Turbinado sugar: nutritional information, benefits and uses
Its color is light yellow or light golden brown. The name “turbinado” comes from the word “turbine” and refers to the method they use to process it.
If you don’t know it by turbinado sugar, you may have heard of demerara or raw cane sugar. Here we will explain more about this type of sweetener, the possible benefits it provides for health, and how it can be used.
What is turbinado sugar?
Turbinado sugar is made from sugar cane and is partially refined, retaining some of the original molasses, which gives it its caramel color. It is usually thought that it is raw sugar, due to the little refinement that its obtaining entails. But the Food and Drug Administration ( FDA ) ensures that it is not completely raw.
Sugar without total refinement is not safe for human consumption, as it may contain impurities. Although the turbinado does have a cleaning process, it is not as exhaustive as the one that is applied in the common one.
How is it obtained?
The process for obtaining turbinado sugar is almost the same as for other types of sugar, except for the last part. In principle, they wash and chop the cane or beetroot.
Subsequently, the sweet juice containing large amounts of sucrose, the main compound, is extracted. However, that juice also contains impurities, which are removed in the filtering process. This prevents the growth of bacteria.
The next step is dissolution, which occurs when water is united with sucrose. This water evaporates when the cane or beet juice is boiled until it reaches a saturated solution that thickens the product. At this point, the sucrose begins to form crystals with a subtle brown color.
When turbinado sugar is prepared, a small part of the sucrose does not crystallize due to its water content and impurities and caramelizes until it becomes slightly bitter. That is molasses with a slight caramel flavor.
So, if you want to obtain refined white sugar, molasses is eliminated. With the turbinado, it is not like that. The molasses is partially left and, depending on the amount it has, it is considered brown, turbinado, demerara or mascara do sugar.
The brown version, for example, is another variant that depends on the amount of molasses that remains in the final product.
Turbinado sugar nutritional information
Turbinado sugar provides certain minerals. We tell you more about it in a calculation based on 1 teaspoon, which is equivalent to 5 grams of sugar:
- Calories: 18.
- Fat: 0 grams.
- Sodium: 0.1 milligrams.
- Carbohydrates: 4.6 grams.
- Fiber: 0 grams.
- Sugars: 4.6 grams.
- Protein: 0 grams.
- Calcium: 0.55 milligrams.
- Potassium: 1.33 milligrams.
- Magnesium: 0.01 milligrams.
- Iron: 0.017 milligrams.
Despite having some minerals, such as calcium, potassium, and iron, their values are not relevant in the diet. However, the caloric value is as high as that of refined sugar.
Additionally, there are studies that claim that molasses byproducts, including turbinado sugar, can provide antioxidants left over from processing. Although they are also very few compared to other foods.
Turbinado sugar benefits
Turbinado sugar has several health benefits. Although the warning must always be made: it is still sugar. Its consumption should be monitored.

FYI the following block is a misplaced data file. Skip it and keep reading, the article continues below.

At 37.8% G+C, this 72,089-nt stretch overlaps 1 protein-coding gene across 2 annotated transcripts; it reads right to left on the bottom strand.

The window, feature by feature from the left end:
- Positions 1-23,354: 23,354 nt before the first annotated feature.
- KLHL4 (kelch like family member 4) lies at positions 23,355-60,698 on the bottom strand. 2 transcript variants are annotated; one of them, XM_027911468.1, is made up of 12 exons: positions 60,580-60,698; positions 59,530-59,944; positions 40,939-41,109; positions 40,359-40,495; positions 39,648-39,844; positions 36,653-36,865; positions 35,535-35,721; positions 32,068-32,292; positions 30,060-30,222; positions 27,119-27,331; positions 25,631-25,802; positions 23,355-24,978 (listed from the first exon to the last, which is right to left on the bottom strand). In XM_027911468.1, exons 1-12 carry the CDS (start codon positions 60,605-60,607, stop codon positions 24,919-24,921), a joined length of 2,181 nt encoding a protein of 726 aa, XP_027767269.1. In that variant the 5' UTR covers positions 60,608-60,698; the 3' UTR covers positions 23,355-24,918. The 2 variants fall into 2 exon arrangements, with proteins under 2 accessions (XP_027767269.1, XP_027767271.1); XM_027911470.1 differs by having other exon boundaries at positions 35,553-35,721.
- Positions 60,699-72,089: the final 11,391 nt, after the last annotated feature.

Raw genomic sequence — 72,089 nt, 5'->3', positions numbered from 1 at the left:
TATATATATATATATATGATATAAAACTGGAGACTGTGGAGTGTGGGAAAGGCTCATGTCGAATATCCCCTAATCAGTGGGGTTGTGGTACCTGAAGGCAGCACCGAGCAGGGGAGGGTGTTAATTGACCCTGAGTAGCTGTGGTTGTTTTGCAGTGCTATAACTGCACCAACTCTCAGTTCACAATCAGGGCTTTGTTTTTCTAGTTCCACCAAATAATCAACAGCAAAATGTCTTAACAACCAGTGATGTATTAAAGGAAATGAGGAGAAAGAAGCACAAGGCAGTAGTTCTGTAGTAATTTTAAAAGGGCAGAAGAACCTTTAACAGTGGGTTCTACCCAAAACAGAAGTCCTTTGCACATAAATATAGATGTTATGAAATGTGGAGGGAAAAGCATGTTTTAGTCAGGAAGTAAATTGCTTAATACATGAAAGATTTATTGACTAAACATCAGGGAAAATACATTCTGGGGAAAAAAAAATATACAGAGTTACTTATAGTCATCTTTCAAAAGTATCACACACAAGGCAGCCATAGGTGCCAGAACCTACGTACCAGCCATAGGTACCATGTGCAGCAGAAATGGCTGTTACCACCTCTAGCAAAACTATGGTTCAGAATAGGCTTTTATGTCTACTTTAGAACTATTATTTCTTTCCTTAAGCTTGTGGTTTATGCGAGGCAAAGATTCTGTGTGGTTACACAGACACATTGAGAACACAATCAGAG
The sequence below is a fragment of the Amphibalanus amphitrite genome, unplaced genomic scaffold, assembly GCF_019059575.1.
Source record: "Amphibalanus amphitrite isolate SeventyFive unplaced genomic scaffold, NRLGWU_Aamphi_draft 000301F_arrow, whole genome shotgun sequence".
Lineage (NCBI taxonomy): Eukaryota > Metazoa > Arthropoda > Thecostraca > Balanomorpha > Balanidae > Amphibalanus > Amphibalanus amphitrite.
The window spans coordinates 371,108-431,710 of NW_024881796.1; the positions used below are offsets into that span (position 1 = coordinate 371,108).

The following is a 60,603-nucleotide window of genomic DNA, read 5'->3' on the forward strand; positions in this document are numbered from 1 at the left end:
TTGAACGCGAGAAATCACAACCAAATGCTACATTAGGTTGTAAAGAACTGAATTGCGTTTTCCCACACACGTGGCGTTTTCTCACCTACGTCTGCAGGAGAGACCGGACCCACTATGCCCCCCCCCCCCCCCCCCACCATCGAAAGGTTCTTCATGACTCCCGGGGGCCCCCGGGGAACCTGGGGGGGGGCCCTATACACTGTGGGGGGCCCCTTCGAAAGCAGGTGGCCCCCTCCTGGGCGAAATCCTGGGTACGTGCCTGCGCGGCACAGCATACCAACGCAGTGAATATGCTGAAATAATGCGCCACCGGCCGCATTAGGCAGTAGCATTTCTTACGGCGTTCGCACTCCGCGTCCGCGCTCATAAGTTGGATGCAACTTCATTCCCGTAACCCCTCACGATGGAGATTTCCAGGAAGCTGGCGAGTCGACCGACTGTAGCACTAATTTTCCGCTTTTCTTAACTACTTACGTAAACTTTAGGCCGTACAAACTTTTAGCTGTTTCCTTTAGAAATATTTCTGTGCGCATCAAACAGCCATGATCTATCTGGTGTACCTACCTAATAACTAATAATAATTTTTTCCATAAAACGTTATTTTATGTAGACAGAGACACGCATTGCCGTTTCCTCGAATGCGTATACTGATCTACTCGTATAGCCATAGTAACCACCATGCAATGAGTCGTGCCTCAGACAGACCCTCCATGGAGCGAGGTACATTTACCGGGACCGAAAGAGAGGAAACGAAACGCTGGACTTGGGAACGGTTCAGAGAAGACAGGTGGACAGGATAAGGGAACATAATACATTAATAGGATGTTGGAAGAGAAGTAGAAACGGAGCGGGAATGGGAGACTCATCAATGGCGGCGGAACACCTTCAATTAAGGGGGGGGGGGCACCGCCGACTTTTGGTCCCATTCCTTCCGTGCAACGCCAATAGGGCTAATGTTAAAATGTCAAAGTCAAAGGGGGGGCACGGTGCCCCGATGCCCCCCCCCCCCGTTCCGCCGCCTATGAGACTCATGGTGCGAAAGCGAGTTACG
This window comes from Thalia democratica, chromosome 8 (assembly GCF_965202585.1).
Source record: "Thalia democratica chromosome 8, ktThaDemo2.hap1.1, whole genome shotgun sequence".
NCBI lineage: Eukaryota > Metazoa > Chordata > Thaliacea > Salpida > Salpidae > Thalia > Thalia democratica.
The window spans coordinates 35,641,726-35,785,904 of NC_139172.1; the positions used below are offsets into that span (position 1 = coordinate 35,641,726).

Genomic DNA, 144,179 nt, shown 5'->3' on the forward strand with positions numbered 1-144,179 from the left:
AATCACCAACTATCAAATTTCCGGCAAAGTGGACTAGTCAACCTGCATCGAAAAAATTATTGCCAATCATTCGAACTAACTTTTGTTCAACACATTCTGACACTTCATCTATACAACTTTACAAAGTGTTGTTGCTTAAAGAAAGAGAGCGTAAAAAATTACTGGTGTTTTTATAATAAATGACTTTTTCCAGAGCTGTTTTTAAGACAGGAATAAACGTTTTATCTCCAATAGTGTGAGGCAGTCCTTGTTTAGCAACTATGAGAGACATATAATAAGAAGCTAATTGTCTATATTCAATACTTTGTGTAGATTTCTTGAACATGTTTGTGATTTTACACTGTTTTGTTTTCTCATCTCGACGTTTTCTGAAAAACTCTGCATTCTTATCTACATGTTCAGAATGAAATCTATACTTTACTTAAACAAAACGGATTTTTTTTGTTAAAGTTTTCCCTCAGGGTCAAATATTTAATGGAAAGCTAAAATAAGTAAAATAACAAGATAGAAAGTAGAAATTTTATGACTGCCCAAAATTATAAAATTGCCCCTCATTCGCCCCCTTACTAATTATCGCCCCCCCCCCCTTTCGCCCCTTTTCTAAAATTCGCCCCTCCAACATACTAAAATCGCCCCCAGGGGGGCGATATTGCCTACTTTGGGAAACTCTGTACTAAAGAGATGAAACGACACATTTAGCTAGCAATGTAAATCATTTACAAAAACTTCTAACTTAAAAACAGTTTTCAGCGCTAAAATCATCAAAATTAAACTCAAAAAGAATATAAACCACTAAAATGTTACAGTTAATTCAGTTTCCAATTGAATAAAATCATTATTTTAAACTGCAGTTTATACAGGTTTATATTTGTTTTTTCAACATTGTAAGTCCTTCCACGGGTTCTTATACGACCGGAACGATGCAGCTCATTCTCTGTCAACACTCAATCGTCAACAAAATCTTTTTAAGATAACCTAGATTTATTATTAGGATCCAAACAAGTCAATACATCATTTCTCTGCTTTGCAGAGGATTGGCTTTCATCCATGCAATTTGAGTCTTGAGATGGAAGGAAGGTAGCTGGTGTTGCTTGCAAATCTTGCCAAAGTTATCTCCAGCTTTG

Has more nutrients than regular sugar
If compared to the nutrients provided by common refined sugar, turbinado provides more minerals (calcium, magnesium, and potassium). While refined sugar only provides calories, but has no minerals.
However, a lot of sugar would have to be consumed to cover the intake requirements of these micronutrients. And this is not healthy.
Contains more antioxidants
Turbinado sugar, refined sugar, and brown sugar were compared in a scientific study. The objective was to investigate the antioxidant capacity of the products, as well as their toxicity.
Turbinado sugar was shown to be better than the other two sugars because its moisture content was lower and its ash content was higher. As well as its concentration in minerals.
It was also revealed that the main antioxidant compounds of this sugar are 4‐hydroxybenzoic acid, chlorogenic acid, protocatechuic acid, transfer‐ferulic acid, and apigenin. On the other hand, no toxicity was identified.
It has a lower glycemic index than other sugars
The glycemic index (GI) is an indicator of how quickly a food can increase blood sugar levels. That is, how the body responds to carbohydrate food.
The GI is measured between 0 and 100. The faster carbohydrates break down and increase blood sugar, the higher the glycemic index. So, the closer to 100, the more glycemic index a food has.
Although still high, turbinado sugar has a glycemic index of 75, while refined sugar has a glycemic index of 80 and high fructose corn syrup has a glycemic index of 87. There are other sweeteners, such as stevia, agave, and fructose, which also have a lower GI.
The indication or not of this sugar, for certain diseases, must be authorized by a health professional. For example, in diabetes, low GI foods are required, so turbinado sugar would not be part of the menu.
The lower glycemic index does not enable this product to be part of the diet of patients with diabetes or metabolic syndrome.
The reality is that, to reach the amount of vitamins and minerals that the body needs, using only turbinado sugar, one would have to eat more than is recommended. Remember that the amount of sugar indicated for men is a maximum of 9 teaspoons; for women, a maximum of 6.